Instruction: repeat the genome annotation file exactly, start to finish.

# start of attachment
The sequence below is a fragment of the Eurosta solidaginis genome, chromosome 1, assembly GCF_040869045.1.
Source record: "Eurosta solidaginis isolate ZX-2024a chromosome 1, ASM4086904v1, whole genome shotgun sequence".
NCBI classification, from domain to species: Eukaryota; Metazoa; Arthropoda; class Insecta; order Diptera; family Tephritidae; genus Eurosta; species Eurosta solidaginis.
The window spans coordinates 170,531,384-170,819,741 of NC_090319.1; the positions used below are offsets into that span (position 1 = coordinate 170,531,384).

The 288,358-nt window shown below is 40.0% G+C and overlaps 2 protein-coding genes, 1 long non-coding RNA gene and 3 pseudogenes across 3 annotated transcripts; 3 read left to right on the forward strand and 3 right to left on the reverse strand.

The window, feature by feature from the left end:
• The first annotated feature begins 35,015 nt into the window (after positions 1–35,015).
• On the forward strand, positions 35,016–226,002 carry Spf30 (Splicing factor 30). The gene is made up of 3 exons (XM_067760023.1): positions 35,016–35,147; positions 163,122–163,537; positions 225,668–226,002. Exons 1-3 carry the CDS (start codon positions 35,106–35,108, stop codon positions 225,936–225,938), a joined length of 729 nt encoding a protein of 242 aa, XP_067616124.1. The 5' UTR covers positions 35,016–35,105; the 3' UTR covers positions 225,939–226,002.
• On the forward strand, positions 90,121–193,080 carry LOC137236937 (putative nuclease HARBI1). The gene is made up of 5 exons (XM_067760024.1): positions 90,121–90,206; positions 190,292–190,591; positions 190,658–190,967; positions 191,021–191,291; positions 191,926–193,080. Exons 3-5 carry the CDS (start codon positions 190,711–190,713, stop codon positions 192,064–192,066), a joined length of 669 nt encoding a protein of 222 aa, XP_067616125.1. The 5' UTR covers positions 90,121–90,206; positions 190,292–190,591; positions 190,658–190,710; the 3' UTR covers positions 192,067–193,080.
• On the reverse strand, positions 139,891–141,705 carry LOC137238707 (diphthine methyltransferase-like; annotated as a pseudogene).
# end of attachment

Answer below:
The sequence below is a fragment of the Eurosta solidaginis genome, chromosome 1, assembly GCF_040869045.1.
Source record: "Eurosta solidaginis isolate ZX-2024a chromosome 1, ASM4086904v1, whole genome shotgun sequence".
NCBI classification, from domain to species: Eukaryota; Metazoa; Arthropoda; class Insecta; order Diptera; family Tephritidae; genus Eurosta; species Eurosta solidaginis.
The window spans coordinates 170,531,384-170,819,741 of NC_090319.1; the positions used below are offsets into that span (position 1 = coordinate 170,531,384).

The 288,358-nt window shown below is 40.0% G+C and overlaps 2 protein-coding genes, 1 long non-coding RNA gene and 3 pseudogenes across 3 annotated transcripts; 3 read left to right on the forward strand and 3 right to left on the reverse strand.

The window, feature by feature from the left end:
• The first annotated feature begins 35,015 nt into the window (after positions 1–35,015).
• On the forward strand, positions 35,016–226,002 carry Spf30 (Splicing factor 30). The gene is made up of 3 exons (XM_067760023.1): positions 35,016–35,147; positions 163,122–163,537; positions 225,668–226,002. Exons 1-3 carry the CDS (start codon positions 35,106–35,108, stop codon positions 225,936–225,938), a joined length of 729 nt encoding a protein of 242 aa, XP_067616124.1. The 5' UTR covers positions 35,016–35,105; the 3' UTR covers positions 225,939–226,002.
• On the forward strand, positions 90,121–193,080 carry LOC137236937 (putative nuclease HARBI1). The gene is made up of 5 exons (XM_067760024.1): positions 90,121–90,206; positions 190,292–190,591; positions 190,658–190,967; positions 191,021–191,291; positions 191,926–193,080. Exons 3-5 carry the CDS (start codon positions 190,711–190,713, stop codon positions 192,064–192,066), a joined length of 669 nt encoding a protein of 222 aa, XP_067616125.1. The 5' UTR covers positions 90,121–90,206; positions 190,292–190,591; positions 190,658–190,710; the 3' UTR covers positions 192,067–193,080.
• On the reverse strand, positions 139,891–141,705 carry LOC137238707 (diphthine methyltransferase-like; annotated as a pseudogene).